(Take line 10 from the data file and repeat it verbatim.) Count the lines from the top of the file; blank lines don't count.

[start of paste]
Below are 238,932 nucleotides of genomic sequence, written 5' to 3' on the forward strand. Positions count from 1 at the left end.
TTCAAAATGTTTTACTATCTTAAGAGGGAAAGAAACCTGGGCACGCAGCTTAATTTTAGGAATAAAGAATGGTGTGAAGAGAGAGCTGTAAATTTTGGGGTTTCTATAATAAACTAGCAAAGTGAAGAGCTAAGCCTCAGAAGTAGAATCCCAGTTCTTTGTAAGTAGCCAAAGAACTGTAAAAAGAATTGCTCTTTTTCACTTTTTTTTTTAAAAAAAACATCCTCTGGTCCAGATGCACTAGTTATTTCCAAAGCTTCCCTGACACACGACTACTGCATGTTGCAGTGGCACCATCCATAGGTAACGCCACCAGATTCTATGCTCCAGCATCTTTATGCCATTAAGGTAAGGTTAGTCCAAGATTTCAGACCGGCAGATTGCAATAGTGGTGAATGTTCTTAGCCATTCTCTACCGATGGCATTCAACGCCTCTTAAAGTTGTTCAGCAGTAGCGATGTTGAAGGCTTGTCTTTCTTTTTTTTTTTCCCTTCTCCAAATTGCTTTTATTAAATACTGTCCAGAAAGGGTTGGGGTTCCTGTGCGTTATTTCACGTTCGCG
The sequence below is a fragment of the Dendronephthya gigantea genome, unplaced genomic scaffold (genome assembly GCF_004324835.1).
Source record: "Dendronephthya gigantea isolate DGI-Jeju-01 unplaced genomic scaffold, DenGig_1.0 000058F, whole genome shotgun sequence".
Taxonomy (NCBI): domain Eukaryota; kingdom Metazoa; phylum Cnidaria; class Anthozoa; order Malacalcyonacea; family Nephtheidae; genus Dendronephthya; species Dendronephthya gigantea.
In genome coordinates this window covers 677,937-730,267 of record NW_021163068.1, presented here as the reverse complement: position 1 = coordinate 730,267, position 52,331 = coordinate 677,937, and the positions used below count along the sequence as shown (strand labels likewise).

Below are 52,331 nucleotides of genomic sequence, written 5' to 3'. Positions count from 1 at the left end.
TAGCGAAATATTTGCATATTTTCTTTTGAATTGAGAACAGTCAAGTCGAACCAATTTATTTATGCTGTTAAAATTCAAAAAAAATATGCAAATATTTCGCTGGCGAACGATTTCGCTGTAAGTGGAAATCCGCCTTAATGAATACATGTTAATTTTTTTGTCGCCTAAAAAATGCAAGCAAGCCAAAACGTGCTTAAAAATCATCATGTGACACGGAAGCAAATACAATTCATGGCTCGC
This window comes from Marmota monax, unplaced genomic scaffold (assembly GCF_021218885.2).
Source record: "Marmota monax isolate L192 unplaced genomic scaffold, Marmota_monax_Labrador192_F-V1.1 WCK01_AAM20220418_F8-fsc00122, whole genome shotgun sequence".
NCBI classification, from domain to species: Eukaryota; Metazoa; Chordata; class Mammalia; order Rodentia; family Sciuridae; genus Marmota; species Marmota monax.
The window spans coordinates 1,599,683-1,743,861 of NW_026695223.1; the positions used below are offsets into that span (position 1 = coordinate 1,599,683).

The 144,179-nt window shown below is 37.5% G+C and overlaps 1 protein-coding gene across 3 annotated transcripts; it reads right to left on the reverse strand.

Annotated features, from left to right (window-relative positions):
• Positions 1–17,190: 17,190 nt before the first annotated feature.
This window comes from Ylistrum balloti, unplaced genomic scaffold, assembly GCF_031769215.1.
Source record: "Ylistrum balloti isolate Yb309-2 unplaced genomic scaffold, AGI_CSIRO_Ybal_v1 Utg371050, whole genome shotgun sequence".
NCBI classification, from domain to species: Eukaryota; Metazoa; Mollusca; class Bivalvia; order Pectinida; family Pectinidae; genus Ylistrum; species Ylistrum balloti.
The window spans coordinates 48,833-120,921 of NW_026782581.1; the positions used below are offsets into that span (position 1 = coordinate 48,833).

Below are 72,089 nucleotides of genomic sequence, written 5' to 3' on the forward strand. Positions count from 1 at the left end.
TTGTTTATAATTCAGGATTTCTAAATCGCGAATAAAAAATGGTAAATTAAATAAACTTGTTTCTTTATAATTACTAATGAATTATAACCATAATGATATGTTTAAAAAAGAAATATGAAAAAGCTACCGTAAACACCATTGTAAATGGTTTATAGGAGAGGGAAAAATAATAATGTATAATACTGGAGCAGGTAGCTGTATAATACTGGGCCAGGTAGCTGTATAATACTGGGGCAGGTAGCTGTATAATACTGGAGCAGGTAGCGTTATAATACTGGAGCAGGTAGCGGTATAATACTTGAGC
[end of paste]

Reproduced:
Source record: "Marmota monax isolate L192 unplaced genomic scaffold, Marmota_monax_Labrador192_F-V1.1 WCK01_AAM20220418_F8-fsc00122, whole genome shotgun sequence".